4. The learned Judge is evidently under the impression that the moment the plaintiff failed to prove the special case of permissive possession set up by him, the conclusion must inevitably follow that the defendant’s possession is adverse. That this is not so is clear if we understand aright the nature of the title of the parties to the property. It is admitted that the property belonged to the father of the plaintiff and defendant 1 was allowed to remain in possession on behalf of both. His possession of the property with respect to the plaintiff must be considered to be the possession of a co-owner and, therefore, unless he shows that he has repudiated the title of the plaintiff to the knowledge of the plaintiff or has done some act adversely, that also to the knowledge of the plaintiff, he cannot be heard to say that his possession is adverse. It is unnecessary to refer to authorities on this question, but the legal position is well-stated in a decision of our Court in Rajagopala Ayyangar v. Soundararaja Aiyangar A.I.R. 1924 Mad 113. Therefore, unless the defendant proves that he has been holding possession in the way that I have stated, it is wrong to conclude from his bare possession that his possession is adverse. The burden of proving the adverse nature of his possession lies on him and the evidence with regard to that point must be viewed from, that standpoint. It is with respect to this point that one of the defects in the judgment of the lower Court appears. In para. 19, the learned Judge refers to a mortgage that was executed of this property by defendant 1. The execution of the mortgage does not by itself necessarily show that the act is an adverse one. It must be shown as pointed out in Hafiz Abdullah v. Ali A.I.R. 1923 All. 291 that it was with the knowledge of the plaintiff that such mortgage of the property was given by defendant 1. It is only then that an inference that defendant 1 has been dealing with the property as his own could be drawn. The learned Subordinate Judge should therefore consider the evidence on the record on the question of adverse possession having regard to these observations.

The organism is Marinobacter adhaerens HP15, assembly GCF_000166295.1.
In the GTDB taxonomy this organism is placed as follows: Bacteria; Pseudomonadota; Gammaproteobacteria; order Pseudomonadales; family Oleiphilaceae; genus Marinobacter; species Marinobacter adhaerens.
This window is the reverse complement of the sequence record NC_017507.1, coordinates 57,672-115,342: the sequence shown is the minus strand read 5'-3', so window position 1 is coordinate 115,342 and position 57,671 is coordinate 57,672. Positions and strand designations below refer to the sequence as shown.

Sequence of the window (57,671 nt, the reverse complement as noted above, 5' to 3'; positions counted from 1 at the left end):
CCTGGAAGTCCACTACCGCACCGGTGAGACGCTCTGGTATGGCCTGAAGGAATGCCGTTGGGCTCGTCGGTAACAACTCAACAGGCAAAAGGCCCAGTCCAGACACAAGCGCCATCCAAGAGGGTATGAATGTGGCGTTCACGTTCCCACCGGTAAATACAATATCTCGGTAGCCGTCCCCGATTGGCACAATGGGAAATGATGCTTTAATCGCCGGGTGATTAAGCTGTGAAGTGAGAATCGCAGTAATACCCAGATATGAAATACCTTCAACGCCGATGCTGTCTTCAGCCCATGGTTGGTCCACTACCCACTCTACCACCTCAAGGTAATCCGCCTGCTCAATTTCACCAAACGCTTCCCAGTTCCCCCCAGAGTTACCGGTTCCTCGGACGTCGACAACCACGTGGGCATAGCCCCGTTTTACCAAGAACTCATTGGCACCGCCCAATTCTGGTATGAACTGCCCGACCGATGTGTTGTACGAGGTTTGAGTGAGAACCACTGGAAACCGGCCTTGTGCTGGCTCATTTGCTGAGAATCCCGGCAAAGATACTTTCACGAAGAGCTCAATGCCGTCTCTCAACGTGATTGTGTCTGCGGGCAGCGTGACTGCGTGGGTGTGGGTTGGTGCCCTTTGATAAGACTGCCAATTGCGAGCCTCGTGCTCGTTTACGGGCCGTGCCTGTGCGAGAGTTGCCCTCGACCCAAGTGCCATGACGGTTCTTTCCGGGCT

5. The judgment is defective in another respect also. The defendant set up the special case, which I have already referred to above, namely, that the property was given over to him to make up for a possible defect in the family’s title to another item of property. If he is able to make out this case, that by itself would enable him to resist the plaintiff’s suit. Some reference is made to this aspect of the defendant’s case in para. 15 of the learned Judge’s judgment, but it has not been considered as a separate question and the evidence relating to it has also not been discussed by him. This question also should be considered by the lower Court before the case is finally disposed of. I would therefore set aside the decision of the learned Judge and ask the lower Court to dispose of the case on the merits, the two questions for consideration being: (1) Has the defendant been able to prove that he has been in adverse possession of the property for over the statutory period? (2) Has the defendant made out the special case set up by him in his written statement? No fresh evidence.
6. The appellant will get his costs in this Court; the other costs will be provided for by the lower Court at the time it disposes of the appeal. The Court fee will be refunded.